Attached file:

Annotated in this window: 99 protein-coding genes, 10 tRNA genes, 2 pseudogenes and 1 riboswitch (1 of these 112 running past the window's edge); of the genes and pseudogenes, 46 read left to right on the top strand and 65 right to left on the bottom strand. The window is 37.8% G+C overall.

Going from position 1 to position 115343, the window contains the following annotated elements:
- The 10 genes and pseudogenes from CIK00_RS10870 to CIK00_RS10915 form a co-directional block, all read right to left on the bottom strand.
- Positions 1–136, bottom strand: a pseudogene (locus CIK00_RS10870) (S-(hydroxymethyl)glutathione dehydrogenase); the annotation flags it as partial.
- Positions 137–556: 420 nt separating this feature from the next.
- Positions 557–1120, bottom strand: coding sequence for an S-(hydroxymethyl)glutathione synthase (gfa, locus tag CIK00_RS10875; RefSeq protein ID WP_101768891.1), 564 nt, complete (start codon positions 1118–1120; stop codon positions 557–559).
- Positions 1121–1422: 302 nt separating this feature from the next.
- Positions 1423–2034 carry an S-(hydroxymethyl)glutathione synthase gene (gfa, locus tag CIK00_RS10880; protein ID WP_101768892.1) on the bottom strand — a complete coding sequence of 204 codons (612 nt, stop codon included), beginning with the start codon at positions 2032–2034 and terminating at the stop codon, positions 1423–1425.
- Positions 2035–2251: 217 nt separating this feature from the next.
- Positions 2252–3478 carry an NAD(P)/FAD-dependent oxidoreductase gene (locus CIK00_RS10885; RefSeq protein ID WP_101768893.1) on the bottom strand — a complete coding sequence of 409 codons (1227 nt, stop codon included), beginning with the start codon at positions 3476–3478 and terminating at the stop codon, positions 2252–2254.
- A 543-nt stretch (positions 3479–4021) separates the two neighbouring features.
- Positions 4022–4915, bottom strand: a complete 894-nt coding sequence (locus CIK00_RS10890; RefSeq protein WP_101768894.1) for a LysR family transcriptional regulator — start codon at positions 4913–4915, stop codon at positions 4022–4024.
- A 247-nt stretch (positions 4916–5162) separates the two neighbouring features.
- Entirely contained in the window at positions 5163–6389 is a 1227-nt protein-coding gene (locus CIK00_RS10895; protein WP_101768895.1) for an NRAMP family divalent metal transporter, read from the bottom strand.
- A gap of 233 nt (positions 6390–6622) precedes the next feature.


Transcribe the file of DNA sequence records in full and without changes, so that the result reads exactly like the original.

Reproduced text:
Annotated in this window: 99 protein-coding genes, 10 tRNA genes, 2 pseudogenes and 1 riboswitch (1 of these 112 running past the window's edge); of the genes and pseudogenes, 46 read left to right on the top strand and 65 right to left on the bottom strand. The window is 37.8% G+C overall.

Going from position 1 to position 115343, the window contains the following annotated elements:
- The 10 genes and pseudogenes from CIK00_RS10870 to CIK00_RS10915 form a co-directional block, all read right to left on the bottom strand.
- Positions 1–136, bottom strand: a pseudogene (locus CIK00_RS10870) (S-(hydroxymethyl)glutathione dehydrogenase); the annotation flags it as partial.
- Positions 137–556: 420 nt separating this feature from the next.
- Positions 557–1120, bottom strand: coding sequence for an S-(hydroxymethyl)glutathione synthase (gfa, locus tag CIK00_RS10875; RefSeq protein ID WP_101768891.1), 564 nt, complete (start codon positions 1118–1120; stop codon positions 557–559).
- Positions 1121–1422: 302 nt separating this feature from the next.
- Positions 1423–2034 carry an S-(hydroxymethyl)glutathione synthase gene (gfa, locus tag CIK00_RS10880; protein ID WP_101768892.1) on the bottom strand — a complete coding sequence of 204 codons (612 nt, stop codon included), beginning with the start codon at positions 2032–2034 and terminating at the stop codon, positions 1423–1425.
- Positions 2035–2251: 217 nt separating this feature from the next.
- Positions 2252–3478 carry an NAD(P)/FAD-dependent oxidoreductase gene (locus CIK00_RS10885; RefSeq protein ID WP_101768893.1) on the bottom strand — a complete coding sequence of 409 codons (1227 nt, stop codon included), beginning with the start codon at positions 3476–3478 and terminating at the stop codon, positions 2252–2254.
- A 543-nt stretch (positions 3479–4021) separates the two neighbouring features.
- Positions 4022–4915, bottom strand: a complete 894-nt coding sequence (locus CIK00_RS10890; RefSeq protein WP_101768894.1) for a LysR family transcriptional regulator — start codon at positions 4913–4915, stop codon at positions 4022–4024.
- A 247-nt stretch (positions 4916–5162) separates the two neighbouring features.
- Entirely contained in the window at positions 5163–6389 is a 1227-nt protein-coding gene (locus CIK00_RS10895; protein WP_101768895.1) for an NRAMP family divalent metal transporter, read from the bottom strand.
- A gap of 233 nt (positions 6390–6622) precedes the next feature.